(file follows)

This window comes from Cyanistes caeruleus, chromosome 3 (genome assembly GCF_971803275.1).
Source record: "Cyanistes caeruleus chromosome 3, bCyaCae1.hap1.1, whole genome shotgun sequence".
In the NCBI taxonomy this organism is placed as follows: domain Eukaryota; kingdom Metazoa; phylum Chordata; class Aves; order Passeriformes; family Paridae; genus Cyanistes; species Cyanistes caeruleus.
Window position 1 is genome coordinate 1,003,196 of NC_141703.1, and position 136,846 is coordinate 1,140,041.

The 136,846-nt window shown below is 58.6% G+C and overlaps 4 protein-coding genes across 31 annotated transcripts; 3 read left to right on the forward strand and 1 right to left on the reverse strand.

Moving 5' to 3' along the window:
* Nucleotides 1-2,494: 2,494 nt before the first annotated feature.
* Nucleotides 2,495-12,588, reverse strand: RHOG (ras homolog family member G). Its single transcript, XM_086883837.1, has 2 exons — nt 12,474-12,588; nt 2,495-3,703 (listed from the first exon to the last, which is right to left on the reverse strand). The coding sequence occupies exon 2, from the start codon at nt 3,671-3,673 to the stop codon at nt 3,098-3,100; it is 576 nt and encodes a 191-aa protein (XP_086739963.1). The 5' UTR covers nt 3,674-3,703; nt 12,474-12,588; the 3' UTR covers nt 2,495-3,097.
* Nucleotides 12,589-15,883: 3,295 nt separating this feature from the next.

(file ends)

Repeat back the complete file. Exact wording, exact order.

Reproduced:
This window comes from Cyanistes caeruleus, chromosome 3 (genome assembly GCF_971803275.1).
Source record: "Cyanistes caeruleus chromosome 3, bCyaCae1.hap1.1, whole genome shotgun sequence".
In the NCBI taxonomy this organism is placed as follows: domain Eukaryota; kingdom Metazoa; phylum Chordata; class Aves; order Passeriformes; family Paridae; genus Cyanistes; species Cyanistes caeruleus.
Window position 1 is genome coordinate 1,003,196 of NC_141703.1, and position 136,846 is coordinate 1,140,041.

The 136,846-nt window shown below is 58.6% G+C and overlaps 4 protein-coding genes across 31 annotated transcripts; 3 read left to right on the forward strand and 1 right to left on the reverse strand.

Moving 5' to 3' along the window:
* Nucleotides 1-2,494: 2,494 nt before the first annotated feature.
* Nucleotides 2,495-12,588, reverse strand: RHOG (ras homolog family member G). Its single transcript, XM_086883837.1, has 2 exons — nt 12,474-12,588; nt 2,495-3,703 (listed from the first exon to the last, which is right to left on the reverse strand). The coding sequence occupies exon 2, from the start codon at nt 3,671-3,673 to the stop codon at nt 3,098-3,100; it is 576 nt and encodes a 191-aa protein (XP_086739963.1). The 5' UTR covers nt 3,674-3,703; nt 12,474-12,588; the 3' UTR covers nt 2,495-3,097.
* Nucleotides 12,589-15,883: 3,295 nt separating this feature from the next.